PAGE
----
One year ago this month, Robert M. Gates took a public shot at the Pentagon’s venerable two-war strategy. The Defense Secretary told National Public Radio he wondered whether it “makes any sense in the 21st century.” The Gates remark looked like a death sentence, but maybe it wasn’t.
Take, for example, the most recent Quadrennial Defense Review, issued on Feb. 1. It reports, “Past defense reviews have called for the nation’s armed forces to be able to fight and win two major regional conflicts in overlapping time frames. ... This QDR likewise assumes the need for a robust force capable of protecting US interests against a multiplicity of threats, including two capable nation-state aggressors” [emphasis added].
The QDR’s main author, Undersecretary of Defense Michele Flournoy, flatly declared, “Our forces, to be sure, will still be able to fight and win two large-scale regional conflicts.”
These remarks are surprising, given Gates’ stated antipathy for the concept. Moreover, the QDR claims elsewhere, “It is no longer appropriate to speak of ‘major regional conflicts’ as the sole or even the primary template for sizing, shaping, and evaluating US forces.” Come again?
Clearly, the Pentagon’s new 105-page blueprint of the capabilities and requirements for the military stirs considerable confusion. It is easy to see why. The old “strategy” focused primarily on major conventional-force wars. The new one is a lot mushier—and hard to assess.
The first thing to say is the old two-war “strategy” was not a strategy at all. It was a force-sizing standard, theoretically obligating Washington to keep forces sufficiently large and well-equipped to fight and win two big conventional wars at more or less the same time. It was put in place in the early 1990s and has survived numerous reviews since then.
For nearly two decades, the standard justified the number and types of aircraft, ships, tanks, and other weapons the services acquired. It also helped keep budget-cutters at bay.
With this QDR, the Pentagon does not so much abandon the concept as it de-emphasizes it and swaddles it in complexity. It concedes the need but says defense planning should encompass a wide range of other scenarios, such as irregular warfare with insurgents, high-end wars in cyber and space domains, and terrorist attacks with weapons of mass destruction.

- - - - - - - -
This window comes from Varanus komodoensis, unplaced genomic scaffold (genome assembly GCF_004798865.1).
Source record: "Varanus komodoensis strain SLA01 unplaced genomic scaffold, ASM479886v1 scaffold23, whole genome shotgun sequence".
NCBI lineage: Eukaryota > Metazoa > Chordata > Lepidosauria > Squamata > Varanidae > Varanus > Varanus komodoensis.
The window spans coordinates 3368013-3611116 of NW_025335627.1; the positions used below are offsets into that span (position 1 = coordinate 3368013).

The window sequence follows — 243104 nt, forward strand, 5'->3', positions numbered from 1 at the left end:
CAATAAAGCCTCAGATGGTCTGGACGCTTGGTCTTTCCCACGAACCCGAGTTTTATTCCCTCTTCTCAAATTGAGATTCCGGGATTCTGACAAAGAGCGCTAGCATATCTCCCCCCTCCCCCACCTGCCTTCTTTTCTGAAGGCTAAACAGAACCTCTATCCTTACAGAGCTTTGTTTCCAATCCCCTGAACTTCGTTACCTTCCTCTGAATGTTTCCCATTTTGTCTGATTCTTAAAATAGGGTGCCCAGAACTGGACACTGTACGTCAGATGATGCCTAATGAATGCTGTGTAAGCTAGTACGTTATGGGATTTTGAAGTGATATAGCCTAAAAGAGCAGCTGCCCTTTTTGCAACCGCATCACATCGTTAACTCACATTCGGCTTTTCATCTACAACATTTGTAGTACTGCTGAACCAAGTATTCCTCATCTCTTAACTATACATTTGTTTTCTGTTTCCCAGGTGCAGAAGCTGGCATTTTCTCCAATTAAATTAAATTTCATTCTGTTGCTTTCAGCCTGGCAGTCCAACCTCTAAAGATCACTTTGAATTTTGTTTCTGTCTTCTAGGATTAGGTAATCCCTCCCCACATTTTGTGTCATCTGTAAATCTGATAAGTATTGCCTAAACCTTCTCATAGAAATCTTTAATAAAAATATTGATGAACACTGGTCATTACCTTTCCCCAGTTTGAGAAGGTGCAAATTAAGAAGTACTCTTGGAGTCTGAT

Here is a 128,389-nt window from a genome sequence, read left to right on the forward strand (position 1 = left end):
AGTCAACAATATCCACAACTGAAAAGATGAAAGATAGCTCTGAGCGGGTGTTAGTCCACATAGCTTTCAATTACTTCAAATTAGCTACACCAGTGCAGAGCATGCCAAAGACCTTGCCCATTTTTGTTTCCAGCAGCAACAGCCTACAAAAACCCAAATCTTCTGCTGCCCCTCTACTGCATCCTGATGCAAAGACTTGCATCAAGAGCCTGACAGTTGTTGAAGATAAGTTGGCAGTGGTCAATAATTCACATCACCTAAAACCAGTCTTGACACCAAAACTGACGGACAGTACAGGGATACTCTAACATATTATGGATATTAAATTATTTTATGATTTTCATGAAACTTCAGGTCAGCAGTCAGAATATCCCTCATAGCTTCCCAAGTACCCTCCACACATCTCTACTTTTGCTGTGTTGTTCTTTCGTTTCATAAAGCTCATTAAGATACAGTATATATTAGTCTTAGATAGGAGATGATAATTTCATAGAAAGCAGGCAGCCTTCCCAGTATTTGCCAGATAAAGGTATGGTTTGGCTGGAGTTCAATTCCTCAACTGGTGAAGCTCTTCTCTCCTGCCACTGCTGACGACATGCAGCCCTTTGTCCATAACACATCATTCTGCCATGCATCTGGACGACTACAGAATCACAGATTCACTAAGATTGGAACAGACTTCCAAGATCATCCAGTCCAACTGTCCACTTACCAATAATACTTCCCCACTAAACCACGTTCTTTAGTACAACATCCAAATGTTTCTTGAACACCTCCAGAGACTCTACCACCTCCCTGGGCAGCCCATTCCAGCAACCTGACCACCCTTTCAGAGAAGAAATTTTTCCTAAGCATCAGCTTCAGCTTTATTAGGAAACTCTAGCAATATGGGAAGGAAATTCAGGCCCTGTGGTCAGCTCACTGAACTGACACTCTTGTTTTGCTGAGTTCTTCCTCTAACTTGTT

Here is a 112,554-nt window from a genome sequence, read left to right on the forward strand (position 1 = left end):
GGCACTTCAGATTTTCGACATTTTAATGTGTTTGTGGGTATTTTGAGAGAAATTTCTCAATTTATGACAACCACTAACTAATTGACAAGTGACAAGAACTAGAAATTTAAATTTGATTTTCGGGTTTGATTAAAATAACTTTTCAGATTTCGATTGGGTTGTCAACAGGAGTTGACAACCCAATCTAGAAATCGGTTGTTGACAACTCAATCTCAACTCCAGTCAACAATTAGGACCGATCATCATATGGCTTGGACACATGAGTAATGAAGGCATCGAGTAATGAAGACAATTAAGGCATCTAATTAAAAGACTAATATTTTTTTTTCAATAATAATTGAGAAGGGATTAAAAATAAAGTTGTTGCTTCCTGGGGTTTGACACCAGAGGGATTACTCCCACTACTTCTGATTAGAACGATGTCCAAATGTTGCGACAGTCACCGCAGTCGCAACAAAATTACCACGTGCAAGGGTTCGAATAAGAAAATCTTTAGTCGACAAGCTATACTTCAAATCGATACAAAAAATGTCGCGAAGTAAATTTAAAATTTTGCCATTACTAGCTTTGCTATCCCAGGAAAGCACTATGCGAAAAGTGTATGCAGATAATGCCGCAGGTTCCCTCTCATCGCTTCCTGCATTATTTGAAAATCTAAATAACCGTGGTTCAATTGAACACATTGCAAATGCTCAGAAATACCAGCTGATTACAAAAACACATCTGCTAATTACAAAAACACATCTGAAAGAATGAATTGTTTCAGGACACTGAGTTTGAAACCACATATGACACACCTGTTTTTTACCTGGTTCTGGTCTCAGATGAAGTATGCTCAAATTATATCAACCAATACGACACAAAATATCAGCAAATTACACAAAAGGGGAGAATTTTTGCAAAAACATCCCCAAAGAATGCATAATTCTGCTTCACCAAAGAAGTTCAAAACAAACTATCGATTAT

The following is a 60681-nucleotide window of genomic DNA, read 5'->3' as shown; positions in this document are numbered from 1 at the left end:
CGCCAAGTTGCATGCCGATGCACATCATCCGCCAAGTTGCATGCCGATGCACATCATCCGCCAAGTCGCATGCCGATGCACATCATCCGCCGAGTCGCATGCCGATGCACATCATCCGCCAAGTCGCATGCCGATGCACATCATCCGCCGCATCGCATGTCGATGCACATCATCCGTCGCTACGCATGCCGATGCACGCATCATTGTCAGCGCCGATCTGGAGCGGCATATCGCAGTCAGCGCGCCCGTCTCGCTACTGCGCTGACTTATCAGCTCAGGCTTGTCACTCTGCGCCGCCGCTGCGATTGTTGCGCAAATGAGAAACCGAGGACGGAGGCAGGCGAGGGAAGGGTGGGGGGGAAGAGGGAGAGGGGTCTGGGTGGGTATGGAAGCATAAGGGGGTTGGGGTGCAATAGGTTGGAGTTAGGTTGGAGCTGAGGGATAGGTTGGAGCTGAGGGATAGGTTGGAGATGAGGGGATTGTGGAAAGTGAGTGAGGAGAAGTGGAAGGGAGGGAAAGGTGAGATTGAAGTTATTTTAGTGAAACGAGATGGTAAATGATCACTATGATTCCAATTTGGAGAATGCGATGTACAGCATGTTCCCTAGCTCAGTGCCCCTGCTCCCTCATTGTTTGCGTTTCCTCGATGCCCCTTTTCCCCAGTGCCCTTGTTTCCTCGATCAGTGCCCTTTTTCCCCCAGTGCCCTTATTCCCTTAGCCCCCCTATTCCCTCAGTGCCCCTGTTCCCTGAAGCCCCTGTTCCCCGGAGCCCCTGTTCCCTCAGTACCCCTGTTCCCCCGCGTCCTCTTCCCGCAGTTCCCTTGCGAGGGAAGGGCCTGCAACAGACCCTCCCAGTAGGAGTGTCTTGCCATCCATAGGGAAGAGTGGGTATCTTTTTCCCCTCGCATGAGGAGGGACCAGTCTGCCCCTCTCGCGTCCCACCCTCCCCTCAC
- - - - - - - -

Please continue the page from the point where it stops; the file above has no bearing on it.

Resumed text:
“You may have to do not just two major conflicts,” Gates explained, “but a broad range of other things, as well, or perhaps in the future one of those conflicts and then a number of other contingencies.” He called the old way “too confining.” To quote Ms. Flournoy, DOD is “break[ing] from the post-Cold War focus on canonical conventional wars.”
Fair enough. The argument, however, is not so much with this basic concept—on which there is fairly wide agreement—but about the force levels and budgets proposed to go with it.
The QDR forecasts an Army of 73 brigade combat teams; a Navy of 10 or 11 carriers and wings and 53 to 55 attack subs; a Marine Corps of four divisions and air wings; and special operations forces comprising 660 teams, three Ranger battalions, and 165 mobility and fire support aircraft. That is roughly today’s force.
As for the Air Force, the QDR projects, among other things, a force structure of 16 to 17 fighter wing equivalents, of which six are air superiority FWEs and the others theater strike types. That’s a reduction of three to four wings from the last published force list, which some years ago approved 20 FWE.
In short, the Pentagon seems to have substantially expanded the mission set, even as it trims a military force already considered to be too small for the two-war strategy.
Defense officials seem to recognize the problem. The solution, in Gates’ words, is a military force of “maximum versatility across the widest possible spectrum of conflict.”
To gain all of this new versatility, the QDR directs emphasis on “enablers” such as a new air-sea battle concept, long-range strike, space and cyberspace improvements, and targeted “investments” to “rebalance” the armed forces in ways that expand their capabilities to fight the wars in Afghanistan and Iraq as well as other places.
The plan has gotten a lukewarm reception in Congress, where Democrats and Republicans alike complained it lacks priorities and calls for too few forces to meet the future threats and missions envisioned. Rep. Ike Skelton (D-Mo.), chairman of the House Armed Services Committee, opined that Gates was seeking a force “capable of being all things in all contingencies.”
Others contend the Pentagon, in its determination to win irregular wars in Afghanistan and Iraq, neglects US conventional forces—a charge with which Gates takes what he calls “the strongest possible issue.”
Unfortunately, the protean nature of the new force-planning construct resists detailed analysis—at least by the public. The QDR does not quantify the number and types of contingencies for which US forces must prepare, and thus there is no yardstick against which to measure the fielded force.
According to a Jan. 28 dispatch from InsideDefense.com, an online news service, DOD has written “a classified QDR annex,” with which “the Office of the Secretary of Defense” might be able to “exercise a stronger hand” in service equipment plans. The article quotes an unnamed service official as saying, “I think it [the new QDR] denies the military departments an algebraic formula for explaining their needs.”
We hope the matter of force structure does not end here. We note that Congress has mandated an assessment of the new QDR by an independent 20-member panel of military and foreign policy heavyweights. According to a Pentagon release, the group will be “assessing the QDR, its recommendations, stated and implied assumptions, and any vulnerabilities of the strategy and force structure underlying the report.”
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